Three Takeways on Building Social Movements

Philanthropy411 is currently covering the Communications Network Fall 2013 Annual Conference conference with the help of a blog team.  This is a guest post by Kate Emanuel, Senior Vice President of Nonprofit and Government Relations at Ad Council.  Follow along on Twitter – @adcouncil.

Kate_emanuel1What are some lessons learned from branding social movements or advocacy campaigns? Here are three great takeaways that Vikki Spruill, CEO of Council on Foundations, shared, drawing on her 16 year-plus career working on ocean conservation issues.

 Lesson #1: Know what you bring to the party and be honest about it.

When SeaWeb and NRDC launched their “Give Swordfish a Break” campaign, they clearly defined their respective roles and stuck to it. SeaWeb provided the grassroots expertise, NRDC provided the policy expertise and the Wildlife Conservation Society provided the science. Launched in 1998, the campaign was the first large effort if its kind to mobilize chefs and consumers to support stronger fish conservation.  There were lots of moving parts to the campaign–they were asking chefs to sign a pledge, and hotel, cruise lines, grocery stores, airlines to remove swordfish from their menus an dining choices.   But by sticking to their roles, they are were able to accomplish more and not trip over each other.

Lesson #2: You can’t enforce authentic collaboration even when you pay for it.

Vikki was also involved in a campaign to raise awareness that less than 1% of our oceans are fully protected.  “Less than 1%” was a campaign with terrific creative assets and a budget. The problem? They couldn’t get any organizations on the West Coast to join them and collaborate on the campaign. That’s because the organizers weren’t listening–they were using a top-down approach and just served up a campaign without their involvement. The painful lesson? You can’t enforce collaboration–even when you pay for it. The campaign was so ineffective, Vikki gave money back to the funders (which drew some light-hearted gasps from the room).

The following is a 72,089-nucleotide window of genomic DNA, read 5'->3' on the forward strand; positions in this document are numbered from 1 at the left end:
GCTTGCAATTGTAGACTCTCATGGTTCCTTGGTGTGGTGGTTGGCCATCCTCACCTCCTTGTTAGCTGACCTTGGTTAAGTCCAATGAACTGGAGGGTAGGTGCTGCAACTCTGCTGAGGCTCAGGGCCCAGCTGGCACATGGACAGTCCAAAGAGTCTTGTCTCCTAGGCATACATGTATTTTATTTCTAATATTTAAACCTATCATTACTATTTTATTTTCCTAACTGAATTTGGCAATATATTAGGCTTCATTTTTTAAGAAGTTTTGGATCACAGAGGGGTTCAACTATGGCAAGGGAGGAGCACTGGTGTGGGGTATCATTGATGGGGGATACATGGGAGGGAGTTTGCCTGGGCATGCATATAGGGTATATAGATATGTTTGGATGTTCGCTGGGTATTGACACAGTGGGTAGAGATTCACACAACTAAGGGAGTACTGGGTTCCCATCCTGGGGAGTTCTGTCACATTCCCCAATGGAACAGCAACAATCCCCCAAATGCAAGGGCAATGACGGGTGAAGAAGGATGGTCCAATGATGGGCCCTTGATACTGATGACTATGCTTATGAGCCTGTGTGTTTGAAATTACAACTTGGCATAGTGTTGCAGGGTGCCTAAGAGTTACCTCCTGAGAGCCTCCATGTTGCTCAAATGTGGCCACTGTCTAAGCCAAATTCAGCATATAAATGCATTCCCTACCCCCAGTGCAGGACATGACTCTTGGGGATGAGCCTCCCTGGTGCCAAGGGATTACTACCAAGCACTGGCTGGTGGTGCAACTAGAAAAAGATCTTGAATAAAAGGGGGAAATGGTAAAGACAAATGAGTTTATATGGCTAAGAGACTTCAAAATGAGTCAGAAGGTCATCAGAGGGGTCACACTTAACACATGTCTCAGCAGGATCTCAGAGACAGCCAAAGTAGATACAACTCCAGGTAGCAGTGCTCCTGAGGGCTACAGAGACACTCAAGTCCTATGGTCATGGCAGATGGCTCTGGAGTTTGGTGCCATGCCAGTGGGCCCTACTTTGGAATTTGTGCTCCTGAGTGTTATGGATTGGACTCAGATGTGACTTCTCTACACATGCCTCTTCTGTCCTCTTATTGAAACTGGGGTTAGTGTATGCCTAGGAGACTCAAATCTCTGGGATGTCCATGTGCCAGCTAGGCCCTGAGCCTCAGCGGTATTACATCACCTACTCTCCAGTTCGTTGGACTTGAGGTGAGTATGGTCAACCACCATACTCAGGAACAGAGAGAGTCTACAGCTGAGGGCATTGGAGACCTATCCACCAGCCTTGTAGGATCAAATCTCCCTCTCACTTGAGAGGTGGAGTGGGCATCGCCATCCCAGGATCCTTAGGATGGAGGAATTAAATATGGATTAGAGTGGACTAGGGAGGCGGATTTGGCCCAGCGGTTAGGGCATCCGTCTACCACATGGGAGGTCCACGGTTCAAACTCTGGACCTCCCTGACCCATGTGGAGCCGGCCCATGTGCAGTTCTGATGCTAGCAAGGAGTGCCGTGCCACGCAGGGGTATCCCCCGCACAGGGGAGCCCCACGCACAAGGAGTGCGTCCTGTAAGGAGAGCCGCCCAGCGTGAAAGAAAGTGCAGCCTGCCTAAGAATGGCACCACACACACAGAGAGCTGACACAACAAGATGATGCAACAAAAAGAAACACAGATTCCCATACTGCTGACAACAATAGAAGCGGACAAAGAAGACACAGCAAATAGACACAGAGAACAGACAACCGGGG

Lesson #3: If you want collaboration, you have to relinquish (or think differently) about control.

During her tenure as CEO of the Ocean Conservancy (OC), Vikki took a gamble. Ocean Conservancy runs the International Coastal CleanUp (ICC), the world’s largest volunteer effort to clean up waterways and the ocean. Traditionally, the program had been set up in a very controlled way–there were tool kits, lots of rules, etc. They decided to let go, set up loose parameters and bring in other groups. They dropped the OC brand and let others participate.  Over three years, the number of organizations who engaged in the ICC exploded. Now, it’s a movement and revolves around the clean up of our oceans–not solely an OC program.

It’s always refreshing to hear from a leader like Vikki, who’s willing to share some missteps and some bright spots.  It’s lessons like these that will help all of us improve our social impact efforts.

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3 thoughts on “Three Takeways on Building Social Movements”

  1. Thanks, Kate, for sharing an overview of Vikki’s comments from the session this morning. Her comments were interesting and relevant as usual. It was too bad that she had so little time since there were five (!) speakers. It’s tough to get into any kind of interaction with the audience with that many speakers, no matter how good they are. I hope other sessions at the conference are more interactive…

  2. I was privileged to hear Vikki share her experimentation of relinquishing control and examine the potential of partnerships. Instead of leading with a brand, she led with the cause to united several brands–with clear roles and expertise to be flexed—in one campaign. A campaign that transformed into movement, bigger than one entity! Scaled with love for a purpose. She was able to accomplish something different, shifting away from our divisions as organizations to educate, inspire, and engage people about the issues they care about to spark powerful participation (online and offline?). I’d love to hear more about the movement outcomes that were measured; how easy or challenging it was to conduct measurement.

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